made with love: spring wreath

Six more weeks of winter, blah, blah, blah. One morning last week, New York awoke to a surprise snow storm after several heavenly days of non-freezing temperatures. It could have been a heartbreaking reminder that we’re still in the dead of winter but instead, I decided to make this F.U. winter wreath. Wreathes are a touchy subject. Evergreens are nice at the holidays, but feel out of place after the main event is over. Fake flower wreathes send terrified shivers down my spine and dried flower wreathes aren’t too much better. Yet, as winter lingers on, I feel compelled to gussy up the front door, pseudo-spring style. Wild and branchy wreathes, devoid of the terrifying “country” connotations, are a much needed reminder that winter will soon be on the way out. -amy m.

CLICK HERE for the full how-to after the jump!

What you’ll need:

– Several bunches of branches or vines. I used curly willow branches but you can use whatever flexible vine you have nearby, either from the florist or from the woods so long as they are not dried. Other options include grapevine, willow, bittersweet etc…
– clippers
– floral wire
optional – extra greens to tuck in, I used seeded eucalyptus
optional – small decoration, bow, bird’s nest, mushrooms etc.. My mushrooms are vintage from John Derian

– Cut a few inches of floral wire and separate 2 lengths of willow, preferably with thicker stems (1/4″).

– Wrap wire tightly around to join the two branches.

– Take opposite ends and form a circle, wrapping ends down the sides of the wreath to secure.

-Keep loosely twisting branches around circle, using the thicker branches to give your wreath shape and thinner branches to fill it out.

– Stop when satisfied with your wreath’s density and size

Optional- Clip small pieces of greenery to add another layer of texture onto your wreath, i used 2″ – 3″ pieces of seeded eucalyptus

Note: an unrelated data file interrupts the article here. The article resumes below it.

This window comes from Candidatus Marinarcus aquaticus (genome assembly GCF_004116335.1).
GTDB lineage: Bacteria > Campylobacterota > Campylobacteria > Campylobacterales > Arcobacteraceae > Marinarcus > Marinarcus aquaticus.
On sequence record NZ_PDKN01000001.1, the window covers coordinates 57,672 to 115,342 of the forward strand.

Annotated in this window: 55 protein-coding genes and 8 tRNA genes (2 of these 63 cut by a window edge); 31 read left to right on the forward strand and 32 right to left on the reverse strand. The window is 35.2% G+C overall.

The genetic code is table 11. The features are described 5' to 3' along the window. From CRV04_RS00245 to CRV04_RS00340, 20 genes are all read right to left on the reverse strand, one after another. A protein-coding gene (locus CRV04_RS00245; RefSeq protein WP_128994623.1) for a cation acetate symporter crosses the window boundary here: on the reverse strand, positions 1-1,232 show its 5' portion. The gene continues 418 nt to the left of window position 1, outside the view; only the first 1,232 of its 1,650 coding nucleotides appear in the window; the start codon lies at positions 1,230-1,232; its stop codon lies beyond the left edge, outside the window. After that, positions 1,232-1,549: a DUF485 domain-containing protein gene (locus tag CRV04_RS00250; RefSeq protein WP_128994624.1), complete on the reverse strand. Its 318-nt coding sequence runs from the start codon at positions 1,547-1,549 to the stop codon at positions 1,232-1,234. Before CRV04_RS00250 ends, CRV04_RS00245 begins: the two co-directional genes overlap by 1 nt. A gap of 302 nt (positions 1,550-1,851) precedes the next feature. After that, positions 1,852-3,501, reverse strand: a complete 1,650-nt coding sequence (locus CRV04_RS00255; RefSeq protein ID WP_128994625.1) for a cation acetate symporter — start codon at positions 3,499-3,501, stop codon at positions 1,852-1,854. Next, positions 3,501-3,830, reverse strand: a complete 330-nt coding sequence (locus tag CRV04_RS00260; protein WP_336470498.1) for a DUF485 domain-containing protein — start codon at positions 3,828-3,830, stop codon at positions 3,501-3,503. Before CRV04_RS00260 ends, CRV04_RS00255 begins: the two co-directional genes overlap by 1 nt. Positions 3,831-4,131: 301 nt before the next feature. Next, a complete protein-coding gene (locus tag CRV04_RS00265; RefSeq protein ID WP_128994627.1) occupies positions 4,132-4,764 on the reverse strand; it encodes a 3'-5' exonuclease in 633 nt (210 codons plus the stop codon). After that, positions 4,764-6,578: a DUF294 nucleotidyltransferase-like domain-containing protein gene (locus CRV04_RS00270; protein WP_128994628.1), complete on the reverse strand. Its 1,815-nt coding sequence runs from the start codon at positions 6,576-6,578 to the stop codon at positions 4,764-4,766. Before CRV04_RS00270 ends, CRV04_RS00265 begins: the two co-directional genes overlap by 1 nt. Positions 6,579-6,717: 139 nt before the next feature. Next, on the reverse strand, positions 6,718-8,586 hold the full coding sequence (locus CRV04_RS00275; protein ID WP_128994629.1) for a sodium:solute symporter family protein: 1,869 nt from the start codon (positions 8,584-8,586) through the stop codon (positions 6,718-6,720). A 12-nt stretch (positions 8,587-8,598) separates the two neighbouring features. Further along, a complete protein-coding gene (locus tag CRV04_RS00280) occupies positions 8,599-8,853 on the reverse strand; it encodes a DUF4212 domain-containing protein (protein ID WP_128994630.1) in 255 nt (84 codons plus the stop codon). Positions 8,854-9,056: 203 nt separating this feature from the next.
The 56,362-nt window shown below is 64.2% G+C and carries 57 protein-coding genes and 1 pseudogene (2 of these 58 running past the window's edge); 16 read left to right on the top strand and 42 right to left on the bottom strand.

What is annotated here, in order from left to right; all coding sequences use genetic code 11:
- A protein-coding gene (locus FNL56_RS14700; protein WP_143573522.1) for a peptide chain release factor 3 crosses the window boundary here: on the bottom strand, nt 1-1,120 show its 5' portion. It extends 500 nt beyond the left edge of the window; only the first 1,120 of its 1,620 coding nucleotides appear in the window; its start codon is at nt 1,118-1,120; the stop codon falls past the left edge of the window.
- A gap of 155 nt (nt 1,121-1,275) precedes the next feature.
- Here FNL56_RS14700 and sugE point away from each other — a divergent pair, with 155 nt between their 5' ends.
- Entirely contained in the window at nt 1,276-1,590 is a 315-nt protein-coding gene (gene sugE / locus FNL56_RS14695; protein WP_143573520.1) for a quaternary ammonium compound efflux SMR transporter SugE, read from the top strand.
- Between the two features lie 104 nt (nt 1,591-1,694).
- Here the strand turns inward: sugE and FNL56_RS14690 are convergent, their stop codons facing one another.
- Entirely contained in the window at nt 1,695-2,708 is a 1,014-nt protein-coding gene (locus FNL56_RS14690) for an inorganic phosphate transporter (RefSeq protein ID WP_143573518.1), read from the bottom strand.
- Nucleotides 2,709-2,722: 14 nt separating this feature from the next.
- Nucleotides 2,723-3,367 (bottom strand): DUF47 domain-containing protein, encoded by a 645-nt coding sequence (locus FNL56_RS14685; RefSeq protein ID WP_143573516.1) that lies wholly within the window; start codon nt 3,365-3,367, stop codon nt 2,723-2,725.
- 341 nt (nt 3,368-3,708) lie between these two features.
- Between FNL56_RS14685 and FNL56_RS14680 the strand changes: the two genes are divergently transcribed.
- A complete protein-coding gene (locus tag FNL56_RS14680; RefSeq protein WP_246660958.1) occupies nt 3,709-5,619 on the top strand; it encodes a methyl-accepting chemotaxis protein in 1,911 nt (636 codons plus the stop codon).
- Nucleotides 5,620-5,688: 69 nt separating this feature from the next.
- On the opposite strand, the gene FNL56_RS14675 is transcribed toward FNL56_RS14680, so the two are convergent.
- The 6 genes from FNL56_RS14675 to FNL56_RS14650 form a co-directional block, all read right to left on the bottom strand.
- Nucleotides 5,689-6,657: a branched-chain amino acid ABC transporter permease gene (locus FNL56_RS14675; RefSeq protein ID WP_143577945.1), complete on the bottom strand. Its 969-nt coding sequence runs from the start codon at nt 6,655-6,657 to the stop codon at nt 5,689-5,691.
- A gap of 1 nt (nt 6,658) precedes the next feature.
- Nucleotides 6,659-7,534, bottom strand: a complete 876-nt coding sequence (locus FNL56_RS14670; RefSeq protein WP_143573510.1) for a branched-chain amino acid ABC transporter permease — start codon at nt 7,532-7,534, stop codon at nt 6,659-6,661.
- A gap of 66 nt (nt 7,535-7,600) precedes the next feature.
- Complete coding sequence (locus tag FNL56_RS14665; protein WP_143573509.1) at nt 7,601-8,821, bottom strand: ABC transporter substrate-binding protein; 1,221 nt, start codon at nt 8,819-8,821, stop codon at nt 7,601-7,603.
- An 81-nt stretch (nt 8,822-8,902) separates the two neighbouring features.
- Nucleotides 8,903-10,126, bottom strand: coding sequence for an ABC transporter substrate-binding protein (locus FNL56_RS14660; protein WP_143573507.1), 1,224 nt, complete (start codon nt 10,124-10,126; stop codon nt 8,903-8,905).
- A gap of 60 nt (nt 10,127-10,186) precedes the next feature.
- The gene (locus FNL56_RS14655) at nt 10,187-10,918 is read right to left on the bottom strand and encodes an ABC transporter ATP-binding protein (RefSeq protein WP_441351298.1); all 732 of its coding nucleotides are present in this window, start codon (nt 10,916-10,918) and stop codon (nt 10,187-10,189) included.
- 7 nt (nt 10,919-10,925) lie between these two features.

– Weave ends of greenery into wreath to secure. Add in mushrooms etc… and hang

Jewel Weeks

I applaud your F.U. to winter, and I second it.

Also, I am going to make this wreath because it is beautiful. Thanks for sharing!


This is gorgeous.

I love that you acknowledged the fear that so many of us have of replicating grandmotherly decor with a wreath– you’ve convinced me. Maybe now I can out wreath my “country-cute” neighbour in our duplex.


Normally I don’t really like wreaths they seem to fake to me. But I love all the different types and textures of green. This has a fairly tale feeling to it that’s I’m totally digging.


I was coming on here to comment about how much I adored the mushrooms and then I saw I was not alone! What is it that makes us turn all “mushy” for these little fungi?


Beautiful! Country has gotten a (deservedly)bad rap, mainly because of all the cutsie-pootsie, willy nilly frilly crap—– (I mean stuff, sorry Grace).So what is a better term to describe simple, clean, somewhat vintage, non urban style that doesnt evoke visions of grandma’s house???Would it be Contemporary Country? Did I answer my own question?? Is that an oxymoron? Help. It’s early and I need coffee.

Amy M.

That sort of clean and utilitarian vintage style screams “farmhouse” to me. No fussy potpourri or lace doilies in a farmhouse!


I,too, have been wanting a wreath for the black front door – neither dead or cute. Great idea, than you!


I do love all things floral and green. I finally removed our Christmas wreath–couldn’t bear to part with it till recently. This will make a great replacement. I live in the woods, so surely I can find the natural ingredients for this project. Thanks!


I needed a wreath that our birds would not pick on to make a nest. someone told me to buy one of these or make, and the smell would scare them away. so far so good, but i know being outside in the heat the smell will go away soon.